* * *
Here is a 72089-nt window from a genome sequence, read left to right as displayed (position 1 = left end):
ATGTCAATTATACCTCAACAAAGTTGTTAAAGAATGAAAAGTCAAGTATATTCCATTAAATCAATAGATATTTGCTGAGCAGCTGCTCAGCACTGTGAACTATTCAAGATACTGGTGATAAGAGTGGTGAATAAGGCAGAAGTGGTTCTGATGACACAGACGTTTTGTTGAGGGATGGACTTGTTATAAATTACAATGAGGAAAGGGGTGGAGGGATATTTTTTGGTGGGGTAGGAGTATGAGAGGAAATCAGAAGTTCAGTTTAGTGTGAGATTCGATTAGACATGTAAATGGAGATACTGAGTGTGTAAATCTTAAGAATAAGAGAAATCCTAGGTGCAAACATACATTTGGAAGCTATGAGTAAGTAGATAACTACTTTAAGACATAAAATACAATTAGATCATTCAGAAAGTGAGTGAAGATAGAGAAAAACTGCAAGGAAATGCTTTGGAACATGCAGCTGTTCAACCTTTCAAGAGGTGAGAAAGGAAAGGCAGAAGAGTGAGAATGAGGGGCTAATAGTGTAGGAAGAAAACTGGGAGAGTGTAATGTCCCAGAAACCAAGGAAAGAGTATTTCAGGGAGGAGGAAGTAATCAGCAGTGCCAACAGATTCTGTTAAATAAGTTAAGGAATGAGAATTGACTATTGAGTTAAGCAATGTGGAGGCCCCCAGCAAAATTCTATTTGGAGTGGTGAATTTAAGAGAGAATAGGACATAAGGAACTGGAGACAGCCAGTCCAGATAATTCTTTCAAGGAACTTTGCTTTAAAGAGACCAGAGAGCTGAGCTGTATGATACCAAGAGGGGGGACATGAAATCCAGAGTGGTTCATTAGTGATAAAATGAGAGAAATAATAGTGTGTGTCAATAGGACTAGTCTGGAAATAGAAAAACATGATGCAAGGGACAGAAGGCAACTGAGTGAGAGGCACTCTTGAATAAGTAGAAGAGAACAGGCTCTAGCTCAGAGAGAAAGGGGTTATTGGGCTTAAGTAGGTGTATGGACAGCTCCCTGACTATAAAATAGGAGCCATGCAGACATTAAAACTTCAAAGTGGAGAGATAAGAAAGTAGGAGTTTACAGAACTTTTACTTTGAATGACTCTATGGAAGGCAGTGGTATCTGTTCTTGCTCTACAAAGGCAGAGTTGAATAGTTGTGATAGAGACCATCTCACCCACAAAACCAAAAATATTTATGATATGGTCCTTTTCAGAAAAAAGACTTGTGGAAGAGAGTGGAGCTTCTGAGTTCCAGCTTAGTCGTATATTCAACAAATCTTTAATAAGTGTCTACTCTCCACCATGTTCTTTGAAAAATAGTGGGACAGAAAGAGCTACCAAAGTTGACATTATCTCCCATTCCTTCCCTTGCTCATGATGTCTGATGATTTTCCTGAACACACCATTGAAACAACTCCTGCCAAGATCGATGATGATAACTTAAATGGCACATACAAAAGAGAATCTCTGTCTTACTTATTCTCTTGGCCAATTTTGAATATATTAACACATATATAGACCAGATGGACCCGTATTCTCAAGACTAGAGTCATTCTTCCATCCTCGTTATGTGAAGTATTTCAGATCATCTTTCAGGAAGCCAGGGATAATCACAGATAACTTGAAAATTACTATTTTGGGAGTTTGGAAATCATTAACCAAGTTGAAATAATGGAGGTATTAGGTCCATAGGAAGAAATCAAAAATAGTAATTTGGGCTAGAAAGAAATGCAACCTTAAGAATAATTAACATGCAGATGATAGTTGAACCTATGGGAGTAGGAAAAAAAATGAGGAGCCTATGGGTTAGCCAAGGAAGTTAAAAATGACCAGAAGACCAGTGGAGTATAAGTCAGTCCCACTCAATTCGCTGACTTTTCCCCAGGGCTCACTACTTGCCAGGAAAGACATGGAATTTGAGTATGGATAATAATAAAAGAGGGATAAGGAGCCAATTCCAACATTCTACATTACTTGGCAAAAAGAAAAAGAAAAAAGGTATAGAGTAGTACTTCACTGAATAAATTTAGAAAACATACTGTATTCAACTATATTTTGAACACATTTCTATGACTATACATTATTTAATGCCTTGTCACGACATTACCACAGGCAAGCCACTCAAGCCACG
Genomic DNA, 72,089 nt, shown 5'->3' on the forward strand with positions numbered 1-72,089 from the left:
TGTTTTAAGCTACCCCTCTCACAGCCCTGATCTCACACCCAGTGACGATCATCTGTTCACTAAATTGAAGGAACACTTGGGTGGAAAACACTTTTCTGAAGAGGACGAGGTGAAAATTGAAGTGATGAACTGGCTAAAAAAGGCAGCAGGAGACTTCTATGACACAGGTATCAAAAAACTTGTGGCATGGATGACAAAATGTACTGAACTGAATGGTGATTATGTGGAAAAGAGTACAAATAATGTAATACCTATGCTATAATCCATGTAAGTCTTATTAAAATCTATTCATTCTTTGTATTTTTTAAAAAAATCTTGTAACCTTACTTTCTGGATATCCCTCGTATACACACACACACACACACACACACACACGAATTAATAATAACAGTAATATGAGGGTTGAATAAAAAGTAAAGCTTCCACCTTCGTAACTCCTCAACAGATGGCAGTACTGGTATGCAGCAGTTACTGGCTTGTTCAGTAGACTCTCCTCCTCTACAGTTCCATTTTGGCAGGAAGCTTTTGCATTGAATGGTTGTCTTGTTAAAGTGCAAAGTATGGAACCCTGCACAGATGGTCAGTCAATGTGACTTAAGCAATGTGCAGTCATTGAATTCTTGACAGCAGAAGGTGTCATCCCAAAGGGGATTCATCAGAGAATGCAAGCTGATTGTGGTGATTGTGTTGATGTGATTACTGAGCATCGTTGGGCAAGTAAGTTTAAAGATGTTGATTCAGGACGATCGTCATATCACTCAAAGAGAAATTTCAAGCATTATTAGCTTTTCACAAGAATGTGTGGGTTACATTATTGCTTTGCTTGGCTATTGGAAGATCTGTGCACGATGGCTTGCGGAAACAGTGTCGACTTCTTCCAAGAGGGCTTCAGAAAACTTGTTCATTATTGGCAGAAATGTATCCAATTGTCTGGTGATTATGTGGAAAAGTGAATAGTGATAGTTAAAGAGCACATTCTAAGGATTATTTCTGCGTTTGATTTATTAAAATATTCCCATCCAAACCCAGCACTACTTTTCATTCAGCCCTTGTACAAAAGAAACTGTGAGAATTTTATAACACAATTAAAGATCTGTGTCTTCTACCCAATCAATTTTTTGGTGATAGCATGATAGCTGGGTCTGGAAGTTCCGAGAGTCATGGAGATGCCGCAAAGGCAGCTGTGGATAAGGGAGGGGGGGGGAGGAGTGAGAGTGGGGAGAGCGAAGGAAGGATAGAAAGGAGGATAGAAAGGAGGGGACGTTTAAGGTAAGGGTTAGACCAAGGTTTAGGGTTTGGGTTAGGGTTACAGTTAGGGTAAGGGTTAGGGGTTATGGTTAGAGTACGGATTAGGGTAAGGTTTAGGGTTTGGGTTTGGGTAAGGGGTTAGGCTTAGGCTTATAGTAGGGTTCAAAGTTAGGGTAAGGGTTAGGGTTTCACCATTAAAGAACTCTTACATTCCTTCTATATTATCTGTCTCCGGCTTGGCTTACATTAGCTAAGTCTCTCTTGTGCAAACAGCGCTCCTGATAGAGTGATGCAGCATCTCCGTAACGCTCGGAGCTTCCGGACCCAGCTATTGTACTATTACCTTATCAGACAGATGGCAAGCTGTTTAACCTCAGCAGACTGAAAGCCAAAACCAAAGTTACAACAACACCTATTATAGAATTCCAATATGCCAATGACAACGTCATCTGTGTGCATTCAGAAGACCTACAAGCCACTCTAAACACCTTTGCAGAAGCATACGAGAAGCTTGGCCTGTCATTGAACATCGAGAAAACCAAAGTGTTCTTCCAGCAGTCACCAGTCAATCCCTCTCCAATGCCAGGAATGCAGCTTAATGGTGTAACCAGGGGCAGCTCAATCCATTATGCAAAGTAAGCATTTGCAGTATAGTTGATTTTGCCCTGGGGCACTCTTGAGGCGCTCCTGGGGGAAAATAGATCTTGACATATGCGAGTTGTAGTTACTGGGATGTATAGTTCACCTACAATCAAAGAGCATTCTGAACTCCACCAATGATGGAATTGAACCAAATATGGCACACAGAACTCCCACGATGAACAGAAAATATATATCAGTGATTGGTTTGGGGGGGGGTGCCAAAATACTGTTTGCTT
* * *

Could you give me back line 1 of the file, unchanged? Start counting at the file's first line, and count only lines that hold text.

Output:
Here is a 72089-nt window from a genome sequence, read left to right as displayed (position 1 = left end):